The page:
This week I have been

cooking Sher wagyu fillet of beef, in more ways than I imagined I would. What a challenge: what could I do with a whole fillet? These are the dishes I made: beef stroganoff;  Russian-style beef pies (pierogi, or piroshki); stir-fry with leeks and snow peas; tataki; a little appetiser served on nasturtium leaves; a variant of beef Wellington; plain pan-fried steaks; and I gave some of the fillet to neighbours, who turned it into a big salad. Check out www.sherwagyu.com.au  – home delivery is possible.

Wagyu handles differently from other beef. At least, I found it so. It’s more fragile – that is, it needs to be handled with care. High temperature searing didn’t suit it. Medium heat cooked it as fast, and it still browned when it needed to. It loves mushrooms, I found – so stroganoff and the beef pies were very special. But it also likes greens – leeks, snow peas, and nasturtium leaves, whose soft pepperiness is an ideal complement to the softness of the meat. As for the Wellington, I used some pesto and a red capsicum puree instead of the usual pate and mushrooms.

A word about beef Stroganoff, which is one of the dishes that has been interpreted in some appalling ways. It’s a dish to prepare quickly, like a stir-fry, but with sour cream. Forget long cooking, forget tomato paste, it’s strips of fillet with some onion and mushrooms, and a sauce made of stock (if you have it), mustard and sour cream.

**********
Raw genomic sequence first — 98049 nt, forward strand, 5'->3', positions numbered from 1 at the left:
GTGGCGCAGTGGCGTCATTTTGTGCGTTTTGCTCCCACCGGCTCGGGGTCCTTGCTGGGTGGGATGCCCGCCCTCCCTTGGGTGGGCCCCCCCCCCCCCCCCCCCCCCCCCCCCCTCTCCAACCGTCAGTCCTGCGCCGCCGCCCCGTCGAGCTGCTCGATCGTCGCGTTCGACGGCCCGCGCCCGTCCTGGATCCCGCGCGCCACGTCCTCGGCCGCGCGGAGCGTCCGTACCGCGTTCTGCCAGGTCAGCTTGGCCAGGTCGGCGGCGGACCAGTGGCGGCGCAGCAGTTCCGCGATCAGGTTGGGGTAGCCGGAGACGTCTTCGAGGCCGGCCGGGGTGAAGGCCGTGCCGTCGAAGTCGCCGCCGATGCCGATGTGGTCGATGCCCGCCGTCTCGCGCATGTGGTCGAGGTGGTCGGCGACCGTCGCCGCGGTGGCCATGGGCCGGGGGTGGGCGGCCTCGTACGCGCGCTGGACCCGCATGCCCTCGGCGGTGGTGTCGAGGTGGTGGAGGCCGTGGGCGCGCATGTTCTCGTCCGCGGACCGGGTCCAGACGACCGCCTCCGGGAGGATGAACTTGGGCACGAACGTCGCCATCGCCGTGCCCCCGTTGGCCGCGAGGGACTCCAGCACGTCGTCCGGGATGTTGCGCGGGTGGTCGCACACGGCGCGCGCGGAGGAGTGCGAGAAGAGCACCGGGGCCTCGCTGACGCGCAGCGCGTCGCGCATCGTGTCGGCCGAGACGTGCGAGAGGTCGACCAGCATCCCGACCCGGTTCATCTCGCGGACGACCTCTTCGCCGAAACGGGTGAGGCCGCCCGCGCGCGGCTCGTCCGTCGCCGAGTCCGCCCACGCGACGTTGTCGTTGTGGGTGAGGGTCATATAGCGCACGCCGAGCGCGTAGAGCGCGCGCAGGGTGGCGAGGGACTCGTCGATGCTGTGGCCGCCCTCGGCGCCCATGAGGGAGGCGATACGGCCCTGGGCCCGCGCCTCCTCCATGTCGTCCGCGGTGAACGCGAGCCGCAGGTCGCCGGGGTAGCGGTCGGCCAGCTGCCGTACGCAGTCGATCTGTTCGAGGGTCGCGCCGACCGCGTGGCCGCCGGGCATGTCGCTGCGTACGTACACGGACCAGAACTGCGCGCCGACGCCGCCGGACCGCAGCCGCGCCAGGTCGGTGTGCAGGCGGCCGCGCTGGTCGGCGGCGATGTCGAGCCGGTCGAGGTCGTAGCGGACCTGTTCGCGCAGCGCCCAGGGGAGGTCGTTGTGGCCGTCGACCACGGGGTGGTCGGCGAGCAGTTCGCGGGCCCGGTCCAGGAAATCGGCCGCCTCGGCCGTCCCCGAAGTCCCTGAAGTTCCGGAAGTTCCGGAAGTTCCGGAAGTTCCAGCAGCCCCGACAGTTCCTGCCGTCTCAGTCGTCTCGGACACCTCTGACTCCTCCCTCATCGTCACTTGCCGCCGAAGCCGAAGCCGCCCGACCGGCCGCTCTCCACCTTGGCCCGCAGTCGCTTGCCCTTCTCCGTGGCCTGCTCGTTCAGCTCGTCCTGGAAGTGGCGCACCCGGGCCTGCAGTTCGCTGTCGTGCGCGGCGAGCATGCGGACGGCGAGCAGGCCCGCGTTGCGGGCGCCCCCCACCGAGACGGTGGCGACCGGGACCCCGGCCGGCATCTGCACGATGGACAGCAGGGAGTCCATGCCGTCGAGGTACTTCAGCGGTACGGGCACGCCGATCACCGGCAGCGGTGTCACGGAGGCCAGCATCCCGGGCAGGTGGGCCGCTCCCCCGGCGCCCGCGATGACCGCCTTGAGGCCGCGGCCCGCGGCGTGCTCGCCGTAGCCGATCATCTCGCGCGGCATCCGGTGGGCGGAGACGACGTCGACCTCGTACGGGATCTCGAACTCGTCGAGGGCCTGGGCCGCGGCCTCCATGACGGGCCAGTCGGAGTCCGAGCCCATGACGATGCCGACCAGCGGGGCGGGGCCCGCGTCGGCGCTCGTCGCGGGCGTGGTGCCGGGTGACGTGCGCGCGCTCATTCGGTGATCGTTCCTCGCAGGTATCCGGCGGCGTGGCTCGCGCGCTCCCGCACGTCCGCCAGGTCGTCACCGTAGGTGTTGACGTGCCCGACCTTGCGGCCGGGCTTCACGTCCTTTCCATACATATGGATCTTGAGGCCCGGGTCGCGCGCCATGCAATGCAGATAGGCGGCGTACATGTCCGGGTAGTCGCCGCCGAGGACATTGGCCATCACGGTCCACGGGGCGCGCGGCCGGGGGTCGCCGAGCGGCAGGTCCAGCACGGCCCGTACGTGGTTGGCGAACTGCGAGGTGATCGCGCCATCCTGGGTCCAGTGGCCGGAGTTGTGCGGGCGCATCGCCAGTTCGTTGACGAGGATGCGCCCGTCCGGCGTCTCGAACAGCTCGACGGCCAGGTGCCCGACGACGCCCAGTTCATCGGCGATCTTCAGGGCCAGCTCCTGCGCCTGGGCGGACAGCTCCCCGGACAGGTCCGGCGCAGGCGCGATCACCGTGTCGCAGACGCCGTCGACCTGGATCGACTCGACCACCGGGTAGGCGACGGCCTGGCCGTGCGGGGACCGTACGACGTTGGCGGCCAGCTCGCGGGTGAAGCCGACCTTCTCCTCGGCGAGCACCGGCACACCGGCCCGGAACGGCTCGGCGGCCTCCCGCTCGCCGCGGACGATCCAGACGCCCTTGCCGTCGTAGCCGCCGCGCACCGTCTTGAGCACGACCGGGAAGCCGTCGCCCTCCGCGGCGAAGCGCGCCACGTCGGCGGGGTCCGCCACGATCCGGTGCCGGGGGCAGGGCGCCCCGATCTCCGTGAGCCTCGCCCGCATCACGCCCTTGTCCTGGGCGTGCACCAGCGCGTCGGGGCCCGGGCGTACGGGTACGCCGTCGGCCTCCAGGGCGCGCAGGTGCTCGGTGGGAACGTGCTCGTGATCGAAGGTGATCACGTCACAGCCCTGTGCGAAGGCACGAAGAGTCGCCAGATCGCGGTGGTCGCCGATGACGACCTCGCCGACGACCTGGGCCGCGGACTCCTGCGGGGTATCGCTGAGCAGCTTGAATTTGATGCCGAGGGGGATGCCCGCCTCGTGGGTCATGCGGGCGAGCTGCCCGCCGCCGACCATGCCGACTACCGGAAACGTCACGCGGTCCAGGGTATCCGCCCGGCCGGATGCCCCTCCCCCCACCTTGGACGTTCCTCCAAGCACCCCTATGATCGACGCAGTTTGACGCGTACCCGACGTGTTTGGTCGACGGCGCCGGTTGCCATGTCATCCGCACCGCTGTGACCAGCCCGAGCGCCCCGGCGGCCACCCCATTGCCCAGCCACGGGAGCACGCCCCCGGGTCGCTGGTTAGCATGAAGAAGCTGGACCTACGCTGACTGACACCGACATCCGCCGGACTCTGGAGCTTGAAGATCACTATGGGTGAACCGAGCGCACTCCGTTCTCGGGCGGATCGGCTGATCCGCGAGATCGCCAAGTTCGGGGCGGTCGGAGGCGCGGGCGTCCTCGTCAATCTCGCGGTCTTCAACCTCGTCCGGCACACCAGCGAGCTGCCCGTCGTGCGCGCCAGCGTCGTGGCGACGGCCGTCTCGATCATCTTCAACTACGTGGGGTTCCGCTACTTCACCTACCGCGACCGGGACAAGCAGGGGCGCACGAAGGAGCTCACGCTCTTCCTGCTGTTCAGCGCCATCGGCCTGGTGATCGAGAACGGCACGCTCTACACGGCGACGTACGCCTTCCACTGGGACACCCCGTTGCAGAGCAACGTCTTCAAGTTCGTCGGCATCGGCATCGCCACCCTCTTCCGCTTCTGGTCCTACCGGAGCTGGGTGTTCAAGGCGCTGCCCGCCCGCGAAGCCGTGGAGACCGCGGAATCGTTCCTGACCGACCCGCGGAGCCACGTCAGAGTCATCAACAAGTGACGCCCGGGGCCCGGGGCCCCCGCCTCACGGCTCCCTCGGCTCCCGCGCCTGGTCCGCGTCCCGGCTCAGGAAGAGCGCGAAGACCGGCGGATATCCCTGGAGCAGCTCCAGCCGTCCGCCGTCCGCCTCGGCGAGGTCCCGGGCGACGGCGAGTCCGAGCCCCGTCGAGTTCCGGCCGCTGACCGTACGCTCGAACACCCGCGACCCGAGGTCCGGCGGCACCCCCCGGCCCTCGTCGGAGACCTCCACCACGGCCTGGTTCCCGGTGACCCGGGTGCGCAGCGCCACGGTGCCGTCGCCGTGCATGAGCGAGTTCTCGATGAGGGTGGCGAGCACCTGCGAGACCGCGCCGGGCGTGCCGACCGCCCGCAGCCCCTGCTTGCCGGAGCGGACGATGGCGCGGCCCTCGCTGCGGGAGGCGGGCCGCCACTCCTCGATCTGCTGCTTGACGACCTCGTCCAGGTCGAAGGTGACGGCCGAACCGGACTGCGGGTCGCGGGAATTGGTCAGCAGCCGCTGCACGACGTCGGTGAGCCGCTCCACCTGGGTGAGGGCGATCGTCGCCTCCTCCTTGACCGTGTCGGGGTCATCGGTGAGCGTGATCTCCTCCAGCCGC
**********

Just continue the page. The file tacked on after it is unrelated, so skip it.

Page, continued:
It was named for a Russian count, Pavel Stroganoff, whose French chef submitted the recipe to a culinary journal. It is likely that it was a variation of an earlier dish, because something similar appeared in the first Russian cookbook. Elena Molokhovets’ book A Gift to Young Housewives was first published in 1861, and was in print right up to the Revolution of 1917. Hers was a simpler recipe, but the combination of mushrooms and sour cream is a Russian favourite.

French cuisine features lots of dishes named for Russian aristocrats of the 18th and 19th centuries. It would be fun to make a meal of them: Veal Orloff, Nesselrode pudding, beef Stroganoff, strawberries Romanov. They are the legacy of the aristocracy’s fondness for all things French, including champagne, which had a huge market in Russia – for much sweeter champagne than we would now drink. French chefs found employment in grand Russian households, and even the great Careme had a spell in Russia.

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